Bailey is not the only one to have engaged in legal action against Stonewall, thanks to its advocacy of trans rights. A 13-year-old girl took Oxfordshire County Council to the High Court over the Stonewall-backed transgender guidance it offered to schools. The council’s trans-inclusion Toolkit said that children should be allowed to use the changing rooms and toilets of their preferred gender. The schoolgirl’s legal challenge claimed the guidance was unfair and made her feel powerless, which prompted the council to withdraw the toolkit.

Another schoolgirl, aged 14, is taking on the Crown Prosecution Service over its LGBT hate-crime guidance for schools, which was drawn up in partnership with Stonewall, which is hardly a surprise given the CPS is an official Stonewall Champion. The schoolgirl claims that, under the CPS’s LGBT guidance, children could be guilty of a hate crime merely for excluding someone from a friendship group, or ‘not wanting to work with them’.

As John Ford, managing partner at law firm Sinclairslaw, which is representing the girl, explained:

‘Not only does [Stonewall] advocate for legal change; it seeks to embed its values and views of what it thinks the law should be in organisations which subscribe to its Stonewall Champions programme. This enables biological males to access female-only spaces and disciplines those who refuse to accept a person’s gender self-identification.’

While the ultimate outcome of such cases is still to be decided, it seems likely that many institutions, organisations and businesses, from the BBC to MI6, could soon be left wiping egg from their faces.

But perhaps it is the influence of Stonewall on the police and the judiciary that is most concerning. Indeed, many police forces are listed as Stonewall Diversity Champions, which has an actual impact on how they conduct investigations. For example, in June this year, as reported by Fair Cop, vital details about a serious sexual assault, including the fact that the perpetrator was a man dressed as a woman, were witheld by Hertfordshire constabulary to avoid ‘a situation where members of the gay or trans communities in particular are being targeted by hurtful comments or actions as a result of this information being released’. In doing so, Hertfordshire constabulary, one of Stonewall’s Diversity Champions, effectively compromised an investigation into a brutal sex attack on a young man.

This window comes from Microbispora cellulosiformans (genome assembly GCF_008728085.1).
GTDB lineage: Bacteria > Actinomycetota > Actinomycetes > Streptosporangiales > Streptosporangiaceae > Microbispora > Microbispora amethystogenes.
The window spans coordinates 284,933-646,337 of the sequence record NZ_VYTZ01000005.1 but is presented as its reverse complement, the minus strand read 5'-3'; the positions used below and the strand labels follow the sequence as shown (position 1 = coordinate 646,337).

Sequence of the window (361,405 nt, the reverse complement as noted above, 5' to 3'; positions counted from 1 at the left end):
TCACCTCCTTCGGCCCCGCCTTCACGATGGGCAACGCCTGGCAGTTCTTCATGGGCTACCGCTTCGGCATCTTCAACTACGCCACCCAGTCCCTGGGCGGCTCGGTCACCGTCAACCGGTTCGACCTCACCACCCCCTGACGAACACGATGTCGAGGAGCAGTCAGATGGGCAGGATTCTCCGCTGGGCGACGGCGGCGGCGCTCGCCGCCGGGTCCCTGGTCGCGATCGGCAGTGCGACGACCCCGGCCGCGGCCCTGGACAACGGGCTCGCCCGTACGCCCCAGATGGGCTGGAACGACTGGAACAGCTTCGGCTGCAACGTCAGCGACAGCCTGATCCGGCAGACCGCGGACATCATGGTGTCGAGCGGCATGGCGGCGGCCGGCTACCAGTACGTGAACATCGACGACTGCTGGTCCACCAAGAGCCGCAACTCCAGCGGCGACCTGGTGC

‘Stonewall has turned on its own’

It seems clear that the expansion of Stonewall’s campaigning remit to include trans rights alongside lesbian, gay and bisexual rights has created a host of legal and practical problems.

At the root of these problems lies a fundamental conflict between LGB rights and trans rights, with the former grounded on a notion of sex and the latter on gender. This is why, to accommodate trans rights, Stonewall has had to redefine what it is to be homosexual (and by extension hetero- and bi-). So now, in Stonewall’s eyes, a homosexual is not a ‘same-sex attracted person’, but rather someone ‘who has a romantic and/or sexual orientation towards someone of the same gender’. The substitution of the word ‘sex’ for ‘gender’ is critical here. While in common parlance the two are used interchangeably, they have different meanings. ‘Sex’ refers to the biological reality of being male or female, whereas ‘gender’ is the somewhat spurious idea of an innate sense of knowing oneself to be male or female irrespective of one’s actual genitalia. This has as much scientific validity as white academic Rachel Dolezal’s claim to be black because she feels black.

Nevertheless, it means that Stonewall legally obliges people to refer to people as ‘female’ despite the physical evidence to the contrary. So, someone with a full bushy beard and a penis can call herself a ‘lesbian’ because of her preference for skirts and the use of ‘she/her’ pronouns. It seems that tired old joke from lecherous men in pubs that they are lesbians on the inside darlin’ is now a proud expression of transgender identity.

A pop-up store in London marks 50 years of activism since the 1969 Stonewall Riot, on 26 June 2019.
A pop-up store in London marks 50 years of activism since the 1969 Stonewall Riot, on 26 June 2019.

But this is no joke, of course. During the process of writing this piece I was approached by a woman who wanted to be known as Harriet. A lesbian who grew up when Section 28 was in place, she is now married to her long-standing female partner and is mother to a 12-year-old boy. She explained how ‘conflicted’ she now feels about Stonewall:

‘Today it feels like there has been one step forward and two back. I know that homophobic bullying is no longer acceptable, at least in principle, at my son’s school. But today the kids who might have grown up to be gay, lesbian or bisexual are all identifying as trans. There are three “trans” students in my son’s year.’

Her frustration was palpable: